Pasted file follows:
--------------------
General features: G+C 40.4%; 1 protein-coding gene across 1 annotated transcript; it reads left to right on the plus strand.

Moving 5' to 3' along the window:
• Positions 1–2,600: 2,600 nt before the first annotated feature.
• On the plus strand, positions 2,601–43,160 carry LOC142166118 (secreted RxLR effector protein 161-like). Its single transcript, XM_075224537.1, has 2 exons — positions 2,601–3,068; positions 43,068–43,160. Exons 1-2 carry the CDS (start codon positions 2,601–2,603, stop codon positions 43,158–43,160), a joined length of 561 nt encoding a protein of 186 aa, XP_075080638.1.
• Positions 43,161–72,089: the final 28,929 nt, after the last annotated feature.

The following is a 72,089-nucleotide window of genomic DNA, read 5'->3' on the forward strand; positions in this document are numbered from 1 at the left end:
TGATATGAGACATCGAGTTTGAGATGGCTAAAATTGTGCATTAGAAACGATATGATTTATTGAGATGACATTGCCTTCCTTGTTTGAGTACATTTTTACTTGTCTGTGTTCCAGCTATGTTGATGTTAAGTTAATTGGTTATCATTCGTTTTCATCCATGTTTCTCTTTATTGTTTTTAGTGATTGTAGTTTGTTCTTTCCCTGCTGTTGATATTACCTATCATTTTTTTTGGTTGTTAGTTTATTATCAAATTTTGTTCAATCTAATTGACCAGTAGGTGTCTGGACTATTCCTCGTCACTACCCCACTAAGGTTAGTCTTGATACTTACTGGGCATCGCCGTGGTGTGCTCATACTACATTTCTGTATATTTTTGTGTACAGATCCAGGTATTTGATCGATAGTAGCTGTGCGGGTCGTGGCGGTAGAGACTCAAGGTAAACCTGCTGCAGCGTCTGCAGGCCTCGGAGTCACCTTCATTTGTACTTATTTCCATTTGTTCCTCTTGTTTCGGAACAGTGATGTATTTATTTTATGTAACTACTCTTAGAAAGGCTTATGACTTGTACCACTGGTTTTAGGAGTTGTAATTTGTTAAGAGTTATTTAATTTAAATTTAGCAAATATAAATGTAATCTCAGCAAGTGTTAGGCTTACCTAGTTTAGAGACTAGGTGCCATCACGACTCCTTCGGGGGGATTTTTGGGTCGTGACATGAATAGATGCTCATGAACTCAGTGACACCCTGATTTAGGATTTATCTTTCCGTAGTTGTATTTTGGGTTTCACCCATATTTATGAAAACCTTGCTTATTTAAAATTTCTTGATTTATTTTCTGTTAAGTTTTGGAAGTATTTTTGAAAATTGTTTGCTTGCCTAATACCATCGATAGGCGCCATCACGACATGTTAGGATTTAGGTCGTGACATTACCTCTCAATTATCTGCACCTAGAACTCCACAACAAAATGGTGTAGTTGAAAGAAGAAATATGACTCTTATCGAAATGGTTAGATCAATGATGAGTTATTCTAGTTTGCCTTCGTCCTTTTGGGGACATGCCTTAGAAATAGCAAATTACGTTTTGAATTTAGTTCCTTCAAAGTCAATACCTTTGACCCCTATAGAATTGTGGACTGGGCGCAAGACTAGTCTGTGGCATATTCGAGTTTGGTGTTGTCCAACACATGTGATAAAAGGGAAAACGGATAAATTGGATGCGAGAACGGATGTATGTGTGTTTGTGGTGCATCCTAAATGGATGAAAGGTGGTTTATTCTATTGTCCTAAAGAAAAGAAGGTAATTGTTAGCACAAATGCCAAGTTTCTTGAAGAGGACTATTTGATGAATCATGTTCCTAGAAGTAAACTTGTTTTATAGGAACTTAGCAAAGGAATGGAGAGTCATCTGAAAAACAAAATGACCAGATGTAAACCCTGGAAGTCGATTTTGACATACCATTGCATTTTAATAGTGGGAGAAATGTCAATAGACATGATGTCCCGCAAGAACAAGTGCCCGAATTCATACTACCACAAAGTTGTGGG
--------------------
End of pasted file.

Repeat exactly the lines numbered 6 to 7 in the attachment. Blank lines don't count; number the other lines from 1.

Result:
The following is a 72,089-nucleotide window of genomic DNA, read 5'->3' on the forward strand; positions in this document are numbered from 1 at the left end:
TGATATGAGACATCGAGTTTGAGATGGCTAAAATTGTGCATTAGAAACGATATGATTTATTGAGATGACATTGCCTTCCTTGTTTGAGTACATTTTTACTTGTCTGTGTTCCAGCTATGTTGATGTTAAGTTAATTGGTTATCATTCGTTTTCATCCATGTTTCTCTTTATTGTTTTTAGTGATTGTAGTTTGTTCTTTCCCTGCTGTTGATATTACCTATCATTTTTTTTGGTTGTTAGTTTATTATCAAATTTTGTTCAATCTAATTGACCAGTAGGTGTCTGGACTATTCCTCGTCACTACCCCACTAAGGTTAGTCTTGATACTTACTGGGCATCGCCGTGGTGTGCTCATACTACATTTCTGTATATTTTTGTGTACAGATCCAGGTATTTGATCGATAGTAGCTGTGCGGGTCGTGGCGGTAGAGACTCAAGGTAAACCTGCTGCAGCGTCTGCAGGCCTCGGAGTCACCTTCATTTGTACTTATTTCCATTTGTTCCTCTTGTTTCGGAACAGTGATGTATTTATTTTATGTAACTACTCTTAGAAAGGCTTATGACTTGTACCACTGGTTTTAGGAGTTGTAATTTGTTAAGAGTTATTTAATTTAAATTTAGCAAATATAAATGTAATCTCAGCAAGTGTTAGGCTTACCTAGTTTAGAGACTAGGTGCCATCACGACTCCTTCGGGGGGATTTTTGGGTCGTGACATGAATAGATGCTCATGAACTCAGTGACACCCTGATTTAGGATTTATCTTTCCGTAGTTGTATTTTGGGTTTCACCCATATTTATGAAAACCTTGCTTATTTAAAATTTCTTGATTTATTTTCTGTTAAGTTTTGGAAGTATTTTTGAAAATTGTTTGCTTGCCTAATACCATCGATAGGCGCCATCACGACATGTTAGGATTTAGGTCGTGACATTACCTCTCAATTATCTGCACCTAGAACTCCACAACAAAATGGTGTAGTTGAAAGAAGAAATATGACTCTTATCGAAATGGTTAGATCAATGATGAGTTATTCTAGTTTGCCTTCGTCCTTTTGGGGACATGCCTTAGAAATAGCAAATTACGTTTTGAATTTAGTTCCTTCAAAGTCAATACCTTTGACCCCTATAGAATTGTGGACTGGGCGCAAGACTAGTCTGTGGCATATTCGAGTTTGGTGTTGTCCAACACATGTGATAAAAGGGAAAACGGATAAATTGGATGCGAGAACGGATGTATGTGTGTTTGTGGTGCATCCTAAATGGATGAAAGGTGGTTTATTCTATTGTCCTAAAGAAAAGAAGGTAATTGTTAGCACAAATGCCAAGTTTCTTGAAGAGGACTATTTGATGAATCATGTTCCTAGAAGTAAACTTGTTTTATAGGAACTTAGCAAAGGAATGGAGAGTCATCTGAAAAACAAAATGACCAGATGTAAACCCTGGAAGTCGATTTTGACATACCATTGCATTTTAATAGTGGGAGAAATGTCAATAGACATGATGTCCCGCAAGAACAAGTGCCCGAATTCATACTACCACAAAGTTGTGGG